LOS ANGELES, Oct. 29, 2020 /PRNewswire/ — It’s stressful these days for Dr. Scott Cunneen, Director of Metabolic and Bariatric Surgery at Cedars-Sinai Medical Center in Los Angeles, as it is for most people in the medical field. Dr. Cunneen spends his days helping his patients attain and maintain good health by educating them on how a healthy weight enhances their lives in so many ways and, if necessary, providing the surgical tool to help them get there. And, of course, COVID 19 hasn’t helped. The fear, the isolation, the boredom, the uncertainty of jobs, homes, relationships have many people on an emotional roller coaster, which is often reflected on the scale.
Dr. Cunneen notes, as the pandemic drags on, that media tend to focus on the statistics about the spread of the virus as well as the various underlying conditions that increase the risk of contracting it. We’ve all heard them. Advanced age usually tops the list, followed closely by diabetes, hypertension, heart disease, and more. What was originally relegated to the bottom of the list but has moved up, however, is the one overriding condition that causes or exacerbates so many of the others. The CDC has recently updated its risk assessment of obesity to include those who are “just” overweight, including anyone with a Body Mass Index (BMI) of 25 and up, roughly two-thirds of the adult American population.
Recent data show that only about 12 per percent of adults in the United States are considered metabolically healthy, that is, meeting minimum requirements for good health, including maintaining a healthy weight, normal levels of cholesterol, blood glucose and blood pressure. Dr. Cunneen, regarded as a leading bariatric surgeon, can see one predominant factor contributing to the co-morbidities that impact our health and make us more susceptible to this – and several other – diseases. Obesity.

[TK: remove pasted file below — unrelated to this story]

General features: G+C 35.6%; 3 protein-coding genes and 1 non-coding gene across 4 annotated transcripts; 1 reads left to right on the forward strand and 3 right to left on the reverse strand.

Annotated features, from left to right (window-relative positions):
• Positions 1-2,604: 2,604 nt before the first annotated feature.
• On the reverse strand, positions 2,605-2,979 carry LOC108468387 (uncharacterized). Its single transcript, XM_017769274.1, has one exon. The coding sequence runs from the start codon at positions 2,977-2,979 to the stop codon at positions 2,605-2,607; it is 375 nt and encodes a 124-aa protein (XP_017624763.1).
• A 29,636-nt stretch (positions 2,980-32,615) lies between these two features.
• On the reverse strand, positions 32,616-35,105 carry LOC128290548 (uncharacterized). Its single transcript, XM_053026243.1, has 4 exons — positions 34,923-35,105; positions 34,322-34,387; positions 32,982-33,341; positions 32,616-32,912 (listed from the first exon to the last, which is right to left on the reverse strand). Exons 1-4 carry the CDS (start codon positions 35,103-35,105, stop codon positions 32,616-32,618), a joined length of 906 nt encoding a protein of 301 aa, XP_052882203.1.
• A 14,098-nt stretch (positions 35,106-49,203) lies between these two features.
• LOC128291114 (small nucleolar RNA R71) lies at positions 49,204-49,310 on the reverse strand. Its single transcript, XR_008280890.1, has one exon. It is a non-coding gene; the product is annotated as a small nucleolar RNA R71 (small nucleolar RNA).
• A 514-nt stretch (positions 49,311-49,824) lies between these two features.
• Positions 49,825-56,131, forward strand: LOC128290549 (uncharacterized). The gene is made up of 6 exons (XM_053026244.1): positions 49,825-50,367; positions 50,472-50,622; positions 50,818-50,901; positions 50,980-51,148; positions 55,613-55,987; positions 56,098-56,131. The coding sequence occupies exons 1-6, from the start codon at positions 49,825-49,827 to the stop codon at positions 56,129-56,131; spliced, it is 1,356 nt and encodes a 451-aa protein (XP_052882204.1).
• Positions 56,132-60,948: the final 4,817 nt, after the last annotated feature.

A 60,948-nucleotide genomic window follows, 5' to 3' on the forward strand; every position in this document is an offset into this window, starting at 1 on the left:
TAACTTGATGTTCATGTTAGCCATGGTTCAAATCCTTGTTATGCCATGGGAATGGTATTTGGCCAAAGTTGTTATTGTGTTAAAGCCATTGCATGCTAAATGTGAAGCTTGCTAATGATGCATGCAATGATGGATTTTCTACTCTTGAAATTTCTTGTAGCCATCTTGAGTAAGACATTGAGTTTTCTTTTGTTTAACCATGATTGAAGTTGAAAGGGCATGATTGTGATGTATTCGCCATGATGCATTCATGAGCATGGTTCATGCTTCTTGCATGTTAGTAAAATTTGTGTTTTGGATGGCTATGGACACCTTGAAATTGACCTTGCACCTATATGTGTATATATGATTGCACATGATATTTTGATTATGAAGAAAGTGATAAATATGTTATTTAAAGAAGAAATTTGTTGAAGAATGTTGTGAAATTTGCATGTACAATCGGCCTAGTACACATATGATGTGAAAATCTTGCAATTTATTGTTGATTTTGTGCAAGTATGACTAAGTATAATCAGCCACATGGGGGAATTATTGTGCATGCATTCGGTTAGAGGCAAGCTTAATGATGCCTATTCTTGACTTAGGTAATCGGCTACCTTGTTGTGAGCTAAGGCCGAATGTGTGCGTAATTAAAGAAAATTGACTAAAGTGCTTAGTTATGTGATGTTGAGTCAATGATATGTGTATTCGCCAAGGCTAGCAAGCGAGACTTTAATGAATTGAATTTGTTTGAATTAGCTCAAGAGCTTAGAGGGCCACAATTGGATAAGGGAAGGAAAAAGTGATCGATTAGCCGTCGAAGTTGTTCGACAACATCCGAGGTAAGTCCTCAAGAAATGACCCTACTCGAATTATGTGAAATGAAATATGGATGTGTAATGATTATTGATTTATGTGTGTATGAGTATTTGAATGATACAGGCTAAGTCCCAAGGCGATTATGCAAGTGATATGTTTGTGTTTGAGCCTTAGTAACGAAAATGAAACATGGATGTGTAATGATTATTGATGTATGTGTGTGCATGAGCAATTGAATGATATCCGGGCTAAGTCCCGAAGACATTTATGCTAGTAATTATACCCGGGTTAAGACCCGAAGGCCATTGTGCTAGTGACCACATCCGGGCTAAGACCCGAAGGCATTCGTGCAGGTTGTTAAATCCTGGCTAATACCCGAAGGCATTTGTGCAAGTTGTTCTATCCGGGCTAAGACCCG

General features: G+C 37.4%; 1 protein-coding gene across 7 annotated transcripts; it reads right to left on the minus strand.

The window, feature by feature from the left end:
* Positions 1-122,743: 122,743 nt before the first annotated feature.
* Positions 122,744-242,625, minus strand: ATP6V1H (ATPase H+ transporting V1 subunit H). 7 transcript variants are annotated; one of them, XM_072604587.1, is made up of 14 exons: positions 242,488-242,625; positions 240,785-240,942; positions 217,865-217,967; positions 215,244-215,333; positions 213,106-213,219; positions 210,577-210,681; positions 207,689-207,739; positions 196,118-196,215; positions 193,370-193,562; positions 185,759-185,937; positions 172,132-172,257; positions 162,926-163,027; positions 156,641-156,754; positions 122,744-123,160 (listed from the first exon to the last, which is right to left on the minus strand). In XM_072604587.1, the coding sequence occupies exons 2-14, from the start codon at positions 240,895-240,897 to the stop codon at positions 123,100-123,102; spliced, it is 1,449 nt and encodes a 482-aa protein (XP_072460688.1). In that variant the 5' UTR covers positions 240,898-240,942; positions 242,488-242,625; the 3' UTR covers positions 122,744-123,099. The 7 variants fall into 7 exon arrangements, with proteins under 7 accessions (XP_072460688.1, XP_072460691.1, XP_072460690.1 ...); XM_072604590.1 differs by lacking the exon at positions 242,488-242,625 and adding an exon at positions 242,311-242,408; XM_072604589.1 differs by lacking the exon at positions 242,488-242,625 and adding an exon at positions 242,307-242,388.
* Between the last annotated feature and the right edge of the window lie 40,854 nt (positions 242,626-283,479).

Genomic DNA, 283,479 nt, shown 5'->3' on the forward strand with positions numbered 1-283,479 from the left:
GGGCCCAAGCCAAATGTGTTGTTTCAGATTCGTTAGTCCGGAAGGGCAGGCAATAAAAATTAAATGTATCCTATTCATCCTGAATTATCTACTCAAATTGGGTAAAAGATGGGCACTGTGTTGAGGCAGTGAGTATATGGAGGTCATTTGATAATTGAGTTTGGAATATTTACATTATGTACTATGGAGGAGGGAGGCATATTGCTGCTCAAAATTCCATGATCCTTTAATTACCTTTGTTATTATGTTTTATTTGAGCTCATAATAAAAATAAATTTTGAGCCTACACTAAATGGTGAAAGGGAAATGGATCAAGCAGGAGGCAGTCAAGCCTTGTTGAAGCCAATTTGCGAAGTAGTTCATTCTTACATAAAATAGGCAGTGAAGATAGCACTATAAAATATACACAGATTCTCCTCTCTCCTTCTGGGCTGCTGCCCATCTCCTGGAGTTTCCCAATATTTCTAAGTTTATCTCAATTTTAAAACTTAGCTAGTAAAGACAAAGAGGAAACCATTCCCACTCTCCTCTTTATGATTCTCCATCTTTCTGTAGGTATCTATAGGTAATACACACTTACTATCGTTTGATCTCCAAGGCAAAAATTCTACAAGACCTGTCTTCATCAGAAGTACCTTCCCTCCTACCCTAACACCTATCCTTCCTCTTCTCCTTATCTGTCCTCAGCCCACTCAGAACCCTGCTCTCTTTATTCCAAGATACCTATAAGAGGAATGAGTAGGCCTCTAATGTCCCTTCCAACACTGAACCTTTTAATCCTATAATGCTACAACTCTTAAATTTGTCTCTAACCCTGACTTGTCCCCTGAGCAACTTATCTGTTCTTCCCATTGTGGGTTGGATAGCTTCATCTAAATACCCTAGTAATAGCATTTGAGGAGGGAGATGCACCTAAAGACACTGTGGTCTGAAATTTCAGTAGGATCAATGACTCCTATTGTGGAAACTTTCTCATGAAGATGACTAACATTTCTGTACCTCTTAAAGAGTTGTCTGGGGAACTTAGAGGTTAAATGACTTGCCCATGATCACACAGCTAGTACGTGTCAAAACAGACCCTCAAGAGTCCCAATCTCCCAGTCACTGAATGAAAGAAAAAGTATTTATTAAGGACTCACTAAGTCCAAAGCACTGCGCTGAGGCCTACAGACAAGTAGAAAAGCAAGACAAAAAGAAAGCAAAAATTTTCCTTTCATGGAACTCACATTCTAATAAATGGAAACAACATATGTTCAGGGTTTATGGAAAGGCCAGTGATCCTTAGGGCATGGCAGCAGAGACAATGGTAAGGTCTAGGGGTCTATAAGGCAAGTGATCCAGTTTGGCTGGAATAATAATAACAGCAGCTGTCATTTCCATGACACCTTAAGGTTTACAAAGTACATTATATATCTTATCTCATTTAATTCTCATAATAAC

It’s not enough to look at a patient and tell him or her to “just lose some weight,” he explains. “Obesity is not caused just by a lack of willpower or lack of desire to lose weight,” he explains. “Being severely overweight for a long period of time actually changes the body chemistry and brain chemistry – the way the brain is wired — making it incredibly difficult to take off weight and often impossible to keep it off for a prolonged period of time,” Dr. Cunneen said.
“I’m not speaking as a bariatric surgeon campaigning for more patients who want to fit into their skinny jeans, “Dr. Cunneen says. “It’s not also about health, it’s entirely about health. Especially right now,” he said.
“Over the past few years, obesity has been designated as a disease in and of itself,” the doctor explained, “and is a prime precursor to many of the maladies that have been named as risk-factors in COVID 19,” he added.
So while the media do encourage mask-wearing, hand-washing and social distancing, this physician would like to see a little more understanding of the part obesity plays in the overall picture of COVID 19 risk factors. He urges everyone to use this downtime to re-evaluate eating and exercise patterns and to make even small changes – maybe one at a time – to increase the chances of this formidable Coronavirus being kicked to the curb.
Dr. Scott Cunneen is a fellow of the American Society of Metabolic and Bariatric Surgery, and author of Weighty Issues: Getting the Skinny on Weight Loss Surgery and 21 Things You Need to Know About Diabetes and Weight Loss Surgery (the latter published by the American Diabetes Association).
Contact: Nancy Sayles, The Sayles Organization
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SOURCE Dr. Scott Cunneen